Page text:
I built my house and can honestly say that the amount of air infiltration through the walls and windows is so close to zero that it is insignificant. If it wasn't for the doors opening occasionally it would be like living inside a balloon.
By the way there is a big difference in heating costs between new and old construction. My old 900 sq ft 1950's style bungalow cost about 30% more a year to to heat than does the new 1800 sq ft house. That considering the new house has over three time the window area than the old house had is quite impressive.
My air exchanger runs whenever the house is closed up. Winter heating and on the summer days when the A/C is running.
If you live in a well sealed house anywhere you should be doing some sort of air exchanging all the time. A few open windows is usually good enough but few of us live in an ideal climate where we at not either heating or cooling our homes for days on end.
LdB
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Yeah, I'm looking to be able to paint in the winter in those -30C days... Opening a window isn't an option. I also want to prevent the paint fumes from getting outside of the woodshop by using negative pressure (most air exchangers allow you to put the return air vent in a different room that the exhaust). I could do this via a simple exhaust fan, and absorb the extra heating costs. This house is 25 years old, and not completely air tight, so it would likely work.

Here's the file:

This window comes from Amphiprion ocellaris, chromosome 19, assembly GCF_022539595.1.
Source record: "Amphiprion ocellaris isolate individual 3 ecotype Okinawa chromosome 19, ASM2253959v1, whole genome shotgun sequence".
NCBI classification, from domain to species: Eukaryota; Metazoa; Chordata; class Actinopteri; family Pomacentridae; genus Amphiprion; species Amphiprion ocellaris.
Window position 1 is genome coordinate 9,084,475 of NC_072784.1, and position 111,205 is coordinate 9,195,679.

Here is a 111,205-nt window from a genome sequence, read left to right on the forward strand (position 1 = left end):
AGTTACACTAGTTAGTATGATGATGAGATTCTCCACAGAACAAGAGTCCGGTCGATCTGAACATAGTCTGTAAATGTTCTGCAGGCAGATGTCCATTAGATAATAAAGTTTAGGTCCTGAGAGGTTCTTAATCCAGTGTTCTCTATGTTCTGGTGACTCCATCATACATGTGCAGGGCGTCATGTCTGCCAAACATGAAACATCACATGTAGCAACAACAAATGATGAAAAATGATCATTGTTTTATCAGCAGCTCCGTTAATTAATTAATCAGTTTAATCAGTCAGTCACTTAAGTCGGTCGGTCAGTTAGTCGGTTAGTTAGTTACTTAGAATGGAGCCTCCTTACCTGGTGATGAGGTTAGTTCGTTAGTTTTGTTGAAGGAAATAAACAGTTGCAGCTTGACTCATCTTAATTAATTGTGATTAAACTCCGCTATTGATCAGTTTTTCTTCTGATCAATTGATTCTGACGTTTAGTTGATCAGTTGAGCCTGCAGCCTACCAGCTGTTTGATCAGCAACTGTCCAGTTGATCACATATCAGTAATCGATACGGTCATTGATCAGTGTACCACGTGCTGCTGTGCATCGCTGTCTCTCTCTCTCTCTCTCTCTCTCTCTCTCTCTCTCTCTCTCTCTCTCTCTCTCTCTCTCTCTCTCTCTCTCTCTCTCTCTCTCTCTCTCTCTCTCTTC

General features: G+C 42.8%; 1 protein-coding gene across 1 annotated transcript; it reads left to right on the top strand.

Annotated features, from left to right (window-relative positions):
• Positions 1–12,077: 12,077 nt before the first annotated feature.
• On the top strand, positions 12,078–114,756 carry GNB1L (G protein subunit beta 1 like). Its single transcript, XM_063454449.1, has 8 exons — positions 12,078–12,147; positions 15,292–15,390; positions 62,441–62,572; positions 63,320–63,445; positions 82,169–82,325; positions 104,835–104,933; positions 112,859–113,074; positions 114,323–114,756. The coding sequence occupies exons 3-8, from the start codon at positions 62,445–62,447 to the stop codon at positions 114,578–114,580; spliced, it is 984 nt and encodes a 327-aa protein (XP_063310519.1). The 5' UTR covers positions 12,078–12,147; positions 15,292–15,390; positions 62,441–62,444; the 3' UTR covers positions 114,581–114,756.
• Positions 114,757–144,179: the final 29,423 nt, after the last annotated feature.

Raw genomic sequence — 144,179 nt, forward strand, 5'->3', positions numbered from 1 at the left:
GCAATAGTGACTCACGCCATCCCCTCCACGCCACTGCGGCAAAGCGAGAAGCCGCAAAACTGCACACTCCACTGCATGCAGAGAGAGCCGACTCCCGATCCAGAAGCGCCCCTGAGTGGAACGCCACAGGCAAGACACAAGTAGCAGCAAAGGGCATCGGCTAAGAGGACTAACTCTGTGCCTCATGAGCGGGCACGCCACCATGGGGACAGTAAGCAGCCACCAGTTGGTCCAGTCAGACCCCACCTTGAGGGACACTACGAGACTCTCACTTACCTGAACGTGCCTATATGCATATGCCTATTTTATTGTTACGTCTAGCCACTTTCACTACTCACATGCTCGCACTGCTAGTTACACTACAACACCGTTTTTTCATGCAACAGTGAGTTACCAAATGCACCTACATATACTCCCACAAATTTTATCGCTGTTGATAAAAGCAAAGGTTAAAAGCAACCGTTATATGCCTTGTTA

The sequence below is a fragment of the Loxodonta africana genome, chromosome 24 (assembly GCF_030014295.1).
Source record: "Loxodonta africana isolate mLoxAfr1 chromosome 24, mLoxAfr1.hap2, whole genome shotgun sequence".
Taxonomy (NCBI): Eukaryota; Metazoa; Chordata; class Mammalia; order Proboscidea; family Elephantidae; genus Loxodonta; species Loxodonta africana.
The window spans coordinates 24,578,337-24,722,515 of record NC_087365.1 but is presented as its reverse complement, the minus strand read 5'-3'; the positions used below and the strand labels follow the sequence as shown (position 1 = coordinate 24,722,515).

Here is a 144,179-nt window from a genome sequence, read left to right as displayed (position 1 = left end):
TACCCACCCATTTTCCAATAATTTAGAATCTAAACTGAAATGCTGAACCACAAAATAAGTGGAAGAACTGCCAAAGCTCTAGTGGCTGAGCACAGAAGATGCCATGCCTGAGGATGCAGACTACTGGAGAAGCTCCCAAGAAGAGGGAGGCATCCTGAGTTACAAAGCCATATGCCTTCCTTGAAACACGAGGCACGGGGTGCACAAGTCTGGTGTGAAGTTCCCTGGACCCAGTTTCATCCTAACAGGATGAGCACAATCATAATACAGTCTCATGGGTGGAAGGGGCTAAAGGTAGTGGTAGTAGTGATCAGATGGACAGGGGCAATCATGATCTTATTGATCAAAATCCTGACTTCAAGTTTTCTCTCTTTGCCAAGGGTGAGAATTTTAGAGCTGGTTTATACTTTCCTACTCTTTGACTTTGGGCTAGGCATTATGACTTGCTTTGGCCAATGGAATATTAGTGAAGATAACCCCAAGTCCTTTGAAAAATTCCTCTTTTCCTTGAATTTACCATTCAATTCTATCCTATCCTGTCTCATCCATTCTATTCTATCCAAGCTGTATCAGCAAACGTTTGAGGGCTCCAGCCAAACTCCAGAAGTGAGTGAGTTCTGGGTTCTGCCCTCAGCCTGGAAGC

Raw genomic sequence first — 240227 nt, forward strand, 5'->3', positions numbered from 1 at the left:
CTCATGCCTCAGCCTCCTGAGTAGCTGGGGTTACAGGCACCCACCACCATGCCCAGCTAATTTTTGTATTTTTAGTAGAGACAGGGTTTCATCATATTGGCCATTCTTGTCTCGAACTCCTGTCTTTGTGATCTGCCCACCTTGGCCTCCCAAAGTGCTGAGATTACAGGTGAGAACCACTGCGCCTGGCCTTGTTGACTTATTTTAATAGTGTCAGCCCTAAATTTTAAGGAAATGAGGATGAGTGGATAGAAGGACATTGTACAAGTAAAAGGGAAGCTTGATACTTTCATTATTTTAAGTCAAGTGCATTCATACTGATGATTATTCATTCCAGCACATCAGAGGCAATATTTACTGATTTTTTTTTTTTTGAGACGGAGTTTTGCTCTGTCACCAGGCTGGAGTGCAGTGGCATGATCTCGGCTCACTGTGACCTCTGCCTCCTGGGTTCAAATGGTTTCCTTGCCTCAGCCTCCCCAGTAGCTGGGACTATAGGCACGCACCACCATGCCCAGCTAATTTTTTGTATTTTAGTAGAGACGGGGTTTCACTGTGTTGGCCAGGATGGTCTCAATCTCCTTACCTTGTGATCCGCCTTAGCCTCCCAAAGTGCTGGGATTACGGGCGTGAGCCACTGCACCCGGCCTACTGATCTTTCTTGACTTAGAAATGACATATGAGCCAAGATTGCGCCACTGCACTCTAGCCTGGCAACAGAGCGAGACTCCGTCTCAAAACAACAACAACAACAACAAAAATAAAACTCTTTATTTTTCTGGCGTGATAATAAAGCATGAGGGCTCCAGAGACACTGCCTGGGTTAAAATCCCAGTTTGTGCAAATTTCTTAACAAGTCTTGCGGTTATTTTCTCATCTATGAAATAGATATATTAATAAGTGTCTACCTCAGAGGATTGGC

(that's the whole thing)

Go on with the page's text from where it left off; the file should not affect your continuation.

John
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"John" wrote in message

Yeah, I'm looking to be able to paint in the winter in those -30C days... Opening a window isn't an option. I also want to prevent the paint fumes from getting outside of the woodshop by using negative pressure (most air exchangers allow you to put the return air vent in a different room that the exhaust). I could do this via a simple exhaust fan, and absorb the extra heating costs. This house is 25 years old, and not completely air tight, so it would likely work.
John
============ Heat exchangers typically perform by large exchange surface areas and small spacing between. Any overspray in the fumes of paint or other coating type substances will coat these surfaces with same and block up the heat exchange membranes very quickly.
You will require some special commercial HRV / ERV unit to perform this function. A residential unit will be clogged in a few spray painting operations and quite possibly be an expensive write off. Brush painting should work OK and should not plug up the air system.